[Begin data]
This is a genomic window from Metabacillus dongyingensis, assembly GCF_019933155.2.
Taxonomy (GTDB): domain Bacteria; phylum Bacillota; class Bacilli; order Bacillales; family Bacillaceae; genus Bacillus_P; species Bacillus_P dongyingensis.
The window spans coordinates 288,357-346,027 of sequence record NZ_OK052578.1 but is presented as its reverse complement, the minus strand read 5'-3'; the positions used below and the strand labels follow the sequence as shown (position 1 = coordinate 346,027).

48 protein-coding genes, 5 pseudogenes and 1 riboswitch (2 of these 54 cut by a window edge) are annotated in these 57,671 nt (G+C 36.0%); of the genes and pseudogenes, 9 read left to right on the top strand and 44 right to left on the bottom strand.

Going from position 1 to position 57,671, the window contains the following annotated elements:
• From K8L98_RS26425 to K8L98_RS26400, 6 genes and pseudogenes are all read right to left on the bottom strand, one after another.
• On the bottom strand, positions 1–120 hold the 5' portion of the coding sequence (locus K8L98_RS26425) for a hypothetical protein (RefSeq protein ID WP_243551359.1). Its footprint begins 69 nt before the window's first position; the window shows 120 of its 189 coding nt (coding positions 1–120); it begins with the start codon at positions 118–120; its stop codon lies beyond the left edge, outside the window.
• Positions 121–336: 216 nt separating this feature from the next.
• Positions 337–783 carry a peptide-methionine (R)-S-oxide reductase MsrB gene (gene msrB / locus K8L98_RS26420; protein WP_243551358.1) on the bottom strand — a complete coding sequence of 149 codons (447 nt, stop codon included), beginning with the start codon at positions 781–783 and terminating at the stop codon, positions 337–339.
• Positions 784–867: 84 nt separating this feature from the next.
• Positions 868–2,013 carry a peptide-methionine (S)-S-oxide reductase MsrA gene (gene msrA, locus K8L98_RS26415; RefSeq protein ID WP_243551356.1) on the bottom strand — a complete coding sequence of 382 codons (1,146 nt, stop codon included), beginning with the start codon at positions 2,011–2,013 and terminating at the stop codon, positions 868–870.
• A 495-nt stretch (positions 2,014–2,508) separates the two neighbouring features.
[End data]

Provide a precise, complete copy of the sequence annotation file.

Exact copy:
This is a genomic window from Metabacillus dongyingensis, assembly GCF_019933155.2.
Taxonomy (GTDB): domain Bacteria; phylum Bacillota; class Bacilli; order Bacillales; family Bacillaceae; genus Bacillus_P; species Bacillus_P dongyingensis.
The window spans coordinates 288,357-346,027 of sequence record NZ_OK052578.1 but is presented as its reverse complement, the minus strand read 5'-3'; the positions used below and the strand labels follow the sequence as shown (position 1 = coordinate 346,027).

48 protein-coding genes, 5 pseudogenes and 1 riboswitch (2 of these 54 cut by a window edge) are annotated in these 57,671 nt (G+C 36.0%); of the genes and pseudogenes, 9 read left to right on the top strand and 44 right to left on the bottom strand.

Going from position 1 to position 57,671, the window contains the following annotated elements:
• From K8L98_RS26425 to K8L98_RS26400, 6 genes and pseudogenes are all read right to left on the bottom strand, one after another.
• On the bottom strand, positions 1–120 hold the 5' portion of the coding sequence (locus K8L98_RS26425) for a hypothetical protein (RefSeq protein ID WP_243551359.1). Its footprint begins 69 nt before the window's first position; the window shows 120 of its 189 coding nt (coding positions 1–120); it begins with the start codon at positions 118–120; its stop codon lies beyond the left edge, outside the window.
• Positions 121–336: 216 nt separating this feature from the next.
• Positions 337–783 carry a peptide-methionine (R)-S-oxide reductase MsrB gene (gene msrB / locus K8L98_RS26420; protein WP_243551358.1) on the bottom strand — a complete coding sequence of 149 codons (447 nt, stop codon included), beginning with the start codon at positions 781–783 and terminating at the stop codon, positions 337–339.
• Positions 784–867: 84 nt separating this feature from the next.
• Positions 868–2,013 carry a peptide-methionine (S)-S-oxide reductase MsrA gene (gene msrA, locus K8L98_RS26415; RefSeq protein ID WP_243551356.1) on the bottom strand — a complete coding sequence of 382 codons (1,146 nt, stop codon included), beginning with the start codon at positions 2,011–2,013 and terminating at the stop codon, positions 868–870.
• A 495-nt stretch (positions 2,014–2,508) separates the two neighbouring features.